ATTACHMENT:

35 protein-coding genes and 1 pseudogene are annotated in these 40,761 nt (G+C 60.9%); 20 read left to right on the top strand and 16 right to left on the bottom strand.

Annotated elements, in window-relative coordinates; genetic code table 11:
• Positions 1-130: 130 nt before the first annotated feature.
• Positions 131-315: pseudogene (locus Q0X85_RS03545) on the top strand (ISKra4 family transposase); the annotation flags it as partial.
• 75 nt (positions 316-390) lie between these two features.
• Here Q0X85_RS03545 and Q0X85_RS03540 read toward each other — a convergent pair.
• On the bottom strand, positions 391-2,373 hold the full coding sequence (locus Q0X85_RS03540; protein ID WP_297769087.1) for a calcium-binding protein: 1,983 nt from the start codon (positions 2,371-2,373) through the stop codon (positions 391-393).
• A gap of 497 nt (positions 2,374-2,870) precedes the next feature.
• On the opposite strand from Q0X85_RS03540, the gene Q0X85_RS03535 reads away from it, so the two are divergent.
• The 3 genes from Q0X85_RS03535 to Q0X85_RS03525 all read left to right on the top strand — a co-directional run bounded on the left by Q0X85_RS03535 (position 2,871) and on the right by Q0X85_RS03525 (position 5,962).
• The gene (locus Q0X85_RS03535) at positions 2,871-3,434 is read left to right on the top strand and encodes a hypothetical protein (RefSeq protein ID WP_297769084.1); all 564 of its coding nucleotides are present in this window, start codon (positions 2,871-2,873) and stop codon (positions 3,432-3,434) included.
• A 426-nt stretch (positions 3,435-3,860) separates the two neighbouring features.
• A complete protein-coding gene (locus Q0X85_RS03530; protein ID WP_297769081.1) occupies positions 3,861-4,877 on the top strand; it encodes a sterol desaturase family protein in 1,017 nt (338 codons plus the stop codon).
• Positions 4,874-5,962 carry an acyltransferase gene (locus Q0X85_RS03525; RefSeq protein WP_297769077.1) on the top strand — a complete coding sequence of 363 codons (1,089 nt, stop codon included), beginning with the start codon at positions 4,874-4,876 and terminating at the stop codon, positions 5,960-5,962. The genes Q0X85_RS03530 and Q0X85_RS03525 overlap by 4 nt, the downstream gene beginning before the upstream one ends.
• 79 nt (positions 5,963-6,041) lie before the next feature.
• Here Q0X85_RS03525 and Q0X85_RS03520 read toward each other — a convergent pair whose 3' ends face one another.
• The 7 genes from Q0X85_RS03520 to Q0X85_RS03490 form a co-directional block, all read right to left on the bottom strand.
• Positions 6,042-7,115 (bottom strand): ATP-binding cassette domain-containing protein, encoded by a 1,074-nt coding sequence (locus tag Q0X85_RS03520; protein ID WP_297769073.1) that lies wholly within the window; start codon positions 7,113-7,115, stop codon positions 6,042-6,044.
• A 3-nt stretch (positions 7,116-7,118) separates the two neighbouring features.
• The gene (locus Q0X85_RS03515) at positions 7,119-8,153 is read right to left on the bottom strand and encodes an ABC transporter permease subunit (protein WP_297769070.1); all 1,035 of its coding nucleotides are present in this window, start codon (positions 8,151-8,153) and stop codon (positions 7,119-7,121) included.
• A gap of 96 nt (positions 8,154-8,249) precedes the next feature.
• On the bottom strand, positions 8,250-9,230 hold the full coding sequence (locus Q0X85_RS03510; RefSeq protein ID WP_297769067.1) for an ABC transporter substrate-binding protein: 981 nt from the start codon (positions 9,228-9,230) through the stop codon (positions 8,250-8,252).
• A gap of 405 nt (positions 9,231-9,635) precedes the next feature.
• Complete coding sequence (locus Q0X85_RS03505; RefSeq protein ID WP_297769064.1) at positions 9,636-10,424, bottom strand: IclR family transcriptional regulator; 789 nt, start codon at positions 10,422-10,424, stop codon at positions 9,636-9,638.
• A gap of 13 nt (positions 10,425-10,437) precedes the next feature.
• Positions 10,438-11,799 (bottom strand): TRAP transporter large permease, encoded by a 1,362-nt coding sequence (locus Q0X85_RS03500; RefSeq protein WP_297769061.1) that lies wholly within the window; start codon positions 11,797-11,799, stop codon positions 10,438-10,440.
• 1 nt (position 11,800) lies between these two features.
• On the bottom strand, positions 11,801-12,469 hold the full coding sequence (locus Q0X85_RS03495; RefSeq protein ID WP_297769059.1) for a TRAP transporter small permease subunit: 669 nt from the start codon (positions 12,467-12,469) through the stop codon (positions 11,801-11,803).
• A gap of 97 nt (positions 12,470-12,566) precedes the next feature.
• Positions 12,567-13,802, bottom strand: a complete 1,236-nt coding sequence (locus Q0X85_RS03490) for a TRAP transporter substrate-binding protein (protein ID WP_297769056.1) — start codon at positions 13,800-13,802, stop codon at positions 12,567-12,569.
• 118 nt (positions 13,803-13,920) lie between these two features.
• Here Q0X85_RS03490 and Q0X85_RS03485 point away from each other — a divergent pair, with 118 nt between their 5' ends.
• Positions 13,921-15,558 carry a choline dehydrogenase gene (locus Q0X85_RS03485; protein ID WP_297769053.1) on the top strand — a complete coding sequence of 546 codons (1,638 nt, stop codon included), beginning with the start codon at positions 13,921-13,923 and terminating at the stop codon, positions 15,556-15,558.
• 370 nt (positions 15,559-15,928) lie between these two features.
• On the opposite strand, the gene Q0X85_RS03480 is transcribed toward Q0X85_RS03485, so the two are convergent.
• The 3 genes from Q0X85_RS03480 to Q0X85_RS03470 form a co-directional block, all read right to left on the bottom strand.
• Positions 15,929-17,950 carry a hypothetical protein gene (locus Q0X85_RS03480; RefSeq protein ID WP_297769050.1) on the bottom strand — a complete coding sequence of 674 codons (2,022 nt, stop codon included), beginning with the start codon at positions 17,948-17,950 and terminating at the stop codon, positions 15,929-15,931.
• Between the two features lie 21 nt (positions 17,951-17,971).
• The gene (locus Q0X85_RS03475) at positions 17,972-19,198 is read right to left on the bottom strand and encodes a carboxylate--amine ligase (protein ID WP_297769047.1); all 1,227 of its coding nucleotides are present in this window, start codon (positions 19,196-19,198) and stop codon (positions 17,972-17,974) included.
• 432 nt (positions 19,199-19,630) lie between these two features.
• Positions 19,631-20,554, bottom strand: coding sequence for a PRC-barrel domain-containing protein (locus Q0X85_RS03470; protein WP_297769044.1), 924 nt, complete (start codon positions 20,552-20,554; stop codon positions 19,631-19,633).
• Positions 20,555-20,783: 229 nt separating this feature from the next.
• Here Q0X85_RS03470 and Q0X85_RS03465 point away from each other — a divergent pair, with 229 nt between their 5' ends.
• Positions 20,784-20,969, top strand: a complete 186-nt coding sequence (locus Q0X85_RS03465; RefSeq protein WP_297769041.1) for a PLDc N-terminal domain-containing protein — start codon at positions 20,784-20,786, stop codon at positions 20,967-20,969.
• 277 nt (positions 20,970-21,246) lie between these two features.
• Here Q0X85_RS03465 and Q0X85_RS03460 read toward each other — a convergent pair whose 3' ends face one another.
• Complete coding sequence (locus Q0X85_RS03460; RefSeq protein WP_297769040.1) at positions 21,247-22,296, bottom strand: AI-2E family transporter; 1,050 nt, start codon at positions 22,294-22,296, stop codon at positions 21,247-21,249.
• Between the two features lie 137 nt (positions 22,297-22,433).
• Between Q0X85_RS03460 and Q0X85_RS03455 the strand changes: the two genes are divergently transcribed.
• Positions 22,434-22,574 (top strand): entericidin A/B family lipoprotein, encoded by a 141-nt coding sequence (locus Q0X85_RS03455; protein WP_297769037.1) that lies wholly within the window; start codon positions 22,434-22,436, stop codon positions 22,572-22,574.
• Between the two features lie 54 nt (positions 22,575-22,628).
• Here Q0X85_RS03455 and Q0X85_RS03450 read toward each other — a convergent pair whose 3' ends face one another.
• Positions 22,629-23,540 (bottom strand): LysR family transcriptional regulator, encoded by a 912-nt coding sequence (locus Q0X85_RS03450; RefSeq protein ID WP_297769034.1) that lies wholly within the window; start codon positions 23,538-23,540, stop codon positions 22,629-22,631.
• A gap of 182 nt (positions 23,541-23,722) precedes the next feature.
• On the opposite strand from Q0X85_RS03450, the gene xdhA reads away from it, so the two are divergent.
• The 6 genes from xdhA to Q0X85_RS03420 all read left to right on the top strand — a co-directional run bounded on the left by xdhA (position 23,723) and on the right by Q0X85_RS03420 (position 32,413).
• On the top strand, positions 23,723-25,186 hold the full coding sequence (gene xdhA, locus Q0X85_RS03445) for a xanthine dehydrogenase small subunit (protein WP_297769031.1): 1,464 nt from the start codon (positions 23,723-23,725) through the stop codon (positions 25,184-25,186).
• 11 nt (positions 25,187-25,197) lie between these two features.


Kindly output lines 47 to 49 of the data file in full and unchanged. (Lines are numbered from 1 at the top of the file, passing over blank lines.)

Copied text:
• Complete coding sequence (locus Q0X85_RS03460; RefSeq protein WP_297769040.1) at positions 21,247-22,296, bottom strand: AI-2E family transporter; 1,050 nt, start codon at positions 22,294-22,296, stop codon at positions 21,247-21,249.
• Between the two features lie 137 nt (positions 22,297-22,433).
• Between Q0X85_RS03460 and Q0X85_RS03455 the strand changes: the two genes are divergently transcribed.